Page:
• Medical Implants
    Passengers are to advised the screening officer of their condition to avoid passing through any machines that may affect them e.g. pacemakers, cochlear implants.
  • Artificial Limbs/Prosthesis
    Passengers are to advise the screening officer of their condition.
  • Walking aids
    Walking aids must be screened; Newcastle Airport provides chairs and walking aids for you during this process.
  • Wheel chairs
    Passengers with wheelchairs will be required to undergo screening by way of pat down search by a security officer of the same sex. Please advise security officers of your requirements when you arrive at the screening point.


Body Scanners

In October 2019 Newcastle Airport upgraded its security screening equipment, including the introduction of full body scanners at the domestic screening point.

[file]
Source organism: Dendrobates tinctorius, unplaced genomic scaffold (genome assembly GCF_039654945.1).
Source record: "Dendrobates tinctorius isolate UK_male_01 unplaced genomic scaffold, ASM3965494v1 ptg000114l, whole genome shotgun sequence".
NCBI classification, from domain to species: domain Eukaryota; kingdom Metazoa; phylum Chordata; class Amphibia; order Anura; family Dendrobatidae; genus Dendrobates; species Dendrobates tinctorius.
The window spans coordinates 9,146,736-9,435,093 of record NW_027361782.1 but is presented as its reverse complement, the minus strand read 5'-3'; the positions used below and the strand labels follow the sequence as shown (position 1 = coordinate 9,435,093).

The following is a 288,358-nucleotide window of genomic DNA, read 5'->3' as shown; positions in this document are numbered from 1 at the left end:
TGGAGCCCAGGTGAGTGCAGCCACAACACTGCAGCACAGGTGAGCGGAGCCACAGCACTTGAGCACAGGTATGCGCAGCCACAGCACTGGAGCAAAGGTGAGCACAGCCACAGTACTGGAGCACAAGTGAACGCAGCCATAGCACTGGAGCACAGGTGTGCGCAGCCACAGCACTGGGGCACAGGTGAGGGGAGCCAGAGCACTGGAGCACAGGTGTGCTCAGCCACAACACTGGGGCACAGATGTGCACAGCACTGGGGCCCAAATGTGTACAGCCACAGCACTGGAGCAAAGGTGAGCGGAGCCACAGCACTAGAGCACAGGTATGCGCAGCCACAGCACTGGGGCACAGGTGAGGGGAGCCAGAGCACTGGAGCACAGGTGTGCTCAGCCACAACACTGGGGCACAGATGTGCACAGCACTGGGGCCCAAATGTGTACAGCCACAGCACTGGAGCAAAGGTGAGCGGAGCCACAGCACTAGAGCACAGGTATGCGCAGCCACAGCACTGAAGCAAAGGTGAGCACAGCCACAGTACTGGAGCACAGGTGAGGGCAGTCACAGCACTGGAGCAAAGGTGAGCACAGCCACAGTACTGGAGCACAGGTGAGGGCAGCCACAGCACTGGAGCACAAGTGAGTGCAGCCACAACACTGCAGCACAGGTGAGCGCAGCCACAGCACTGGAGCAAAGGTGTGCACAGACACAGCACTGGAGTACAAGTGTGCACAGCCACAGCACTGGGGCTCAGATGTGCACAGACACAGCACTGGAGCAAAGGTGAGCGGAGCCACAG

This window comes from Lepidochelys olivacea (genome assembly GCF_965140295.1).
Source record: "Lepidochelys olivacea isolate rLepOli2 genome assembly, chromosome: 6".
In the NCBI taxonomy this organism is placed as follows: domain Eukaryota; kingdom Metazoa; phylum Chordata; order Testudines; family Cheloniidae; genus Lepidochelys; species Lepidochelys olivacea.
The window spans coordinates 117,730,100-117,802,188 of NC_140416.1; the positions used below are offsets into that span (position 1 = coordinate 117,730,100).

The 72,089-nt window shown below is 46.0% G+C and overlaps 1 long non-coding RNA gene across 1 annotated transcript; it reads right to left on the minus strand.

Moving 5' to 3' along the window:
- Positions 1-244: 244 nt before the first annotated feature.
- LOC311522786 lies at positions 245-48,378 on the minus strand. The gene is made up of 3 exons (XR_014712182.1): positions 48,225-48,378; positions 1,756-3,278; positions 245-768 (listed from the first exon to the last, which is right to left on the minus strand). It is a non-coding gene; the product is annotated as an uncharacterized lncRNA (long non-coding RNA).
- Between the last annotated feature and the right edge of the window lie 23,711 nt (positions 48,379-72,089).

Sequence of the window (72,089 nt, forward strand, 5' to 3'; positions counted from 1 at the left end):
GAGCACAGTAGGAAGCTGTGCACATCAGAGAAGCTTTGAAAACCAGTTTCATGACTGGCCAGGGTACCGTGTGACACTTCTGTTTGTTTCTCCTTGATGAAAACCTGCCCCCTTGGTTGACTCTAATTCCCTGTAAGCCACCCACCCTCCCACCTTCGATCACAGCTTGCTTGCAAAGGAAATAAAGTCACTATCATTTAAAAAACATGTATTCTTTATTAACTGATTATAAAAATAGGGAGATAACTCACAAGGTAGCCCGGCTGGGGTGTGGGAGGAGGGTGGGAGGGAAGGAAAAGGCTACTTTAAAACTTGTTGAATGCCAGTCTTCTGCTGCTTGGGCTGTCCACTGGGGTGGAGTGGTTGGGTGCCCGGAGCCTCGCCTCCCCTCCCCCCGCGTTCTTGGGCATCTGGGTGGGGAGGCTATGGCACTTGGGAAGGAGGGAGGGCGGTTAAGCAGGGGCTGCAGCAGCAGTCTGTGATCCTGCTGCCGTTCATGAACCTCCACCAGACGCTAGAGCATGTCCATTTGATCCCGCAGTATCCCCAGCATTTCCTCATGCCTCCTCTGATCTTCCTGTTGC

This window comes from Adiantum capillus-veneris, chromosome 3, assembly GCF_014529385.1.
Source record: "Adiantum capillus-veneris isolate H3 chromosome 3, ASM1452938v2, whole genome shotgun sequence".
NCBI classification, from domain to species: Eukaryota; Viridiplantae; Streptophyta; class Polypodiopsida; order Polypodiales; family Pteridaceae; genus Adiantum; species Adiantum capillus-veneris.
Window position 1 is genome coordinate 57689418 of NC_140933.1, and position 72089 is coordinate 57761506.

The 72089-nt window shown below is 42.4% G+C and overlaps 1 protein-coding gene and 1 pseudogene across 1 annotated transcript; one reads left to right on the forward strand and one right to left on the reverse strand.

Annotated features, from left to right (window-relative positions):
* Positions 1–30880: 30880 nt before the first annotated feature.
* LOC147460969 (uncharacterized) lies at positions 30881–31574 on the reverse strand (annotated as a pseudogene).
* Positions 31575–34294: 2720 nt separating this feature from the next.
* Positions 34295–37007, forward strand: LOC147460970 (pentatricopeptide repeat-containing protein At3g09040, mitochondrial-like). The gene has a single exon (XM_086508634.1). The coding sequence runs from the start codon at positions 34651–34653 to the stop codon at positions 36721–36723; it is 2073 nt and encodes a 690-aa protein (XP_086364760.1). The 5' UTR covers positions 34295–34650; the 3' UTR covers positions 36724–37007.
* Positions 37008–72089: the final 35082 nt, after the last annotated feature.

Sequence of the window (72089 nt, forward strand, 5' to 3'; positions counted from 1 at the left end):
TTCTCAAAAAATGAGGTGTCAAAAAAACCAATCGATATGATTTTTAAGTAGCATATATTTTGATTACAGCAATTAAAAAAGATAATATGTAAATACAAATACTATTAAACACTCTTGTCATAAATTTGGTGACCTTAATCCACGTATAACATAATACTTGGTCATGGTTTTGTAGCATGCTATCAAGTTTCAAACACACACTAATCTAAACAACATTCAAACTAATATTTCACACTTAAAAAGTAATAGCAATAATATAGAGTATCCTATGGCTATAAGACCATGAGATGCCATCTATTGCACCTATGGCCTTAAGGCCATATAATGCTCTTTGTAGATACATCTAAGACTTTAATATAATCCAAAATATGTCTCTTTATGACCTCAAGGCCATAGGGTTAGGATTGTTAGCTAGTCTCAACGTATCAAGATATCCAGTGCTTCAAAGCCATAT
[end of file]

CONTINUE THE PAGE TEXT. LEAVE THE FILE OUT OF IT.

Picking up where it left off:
Alternative screening will be provided for those passengers who are medically or physically unable to undergo a body scan.

All body scanners in Australia use non-ionising millimetre-wave technology. This means they do not emit ionising radiation like that of x-rays. The low intensity waves and short duration of the scan means you are exposed to less energy than other common everyday devices such as mobile phones. The millimetre-waves are reflected off the surface of the skin and do not penetrate the body. There are no known health risks from undergoing a scan so travellers who have a medical condition or are pregnant should not be concerned.

Privacy is something we take seriously at Newcastle Airport. When screened, your privacy is protected as the body scanners display a generic stick figure with no identifying features. No individual scans or personal information can be stored or transmitted.

International Screening


Security measures are in place that limit the quantity of liquids, aerosols, gels and now, certain powders that you can bring onboard international flights only. These restrictions do not apply to your checked-in baggage.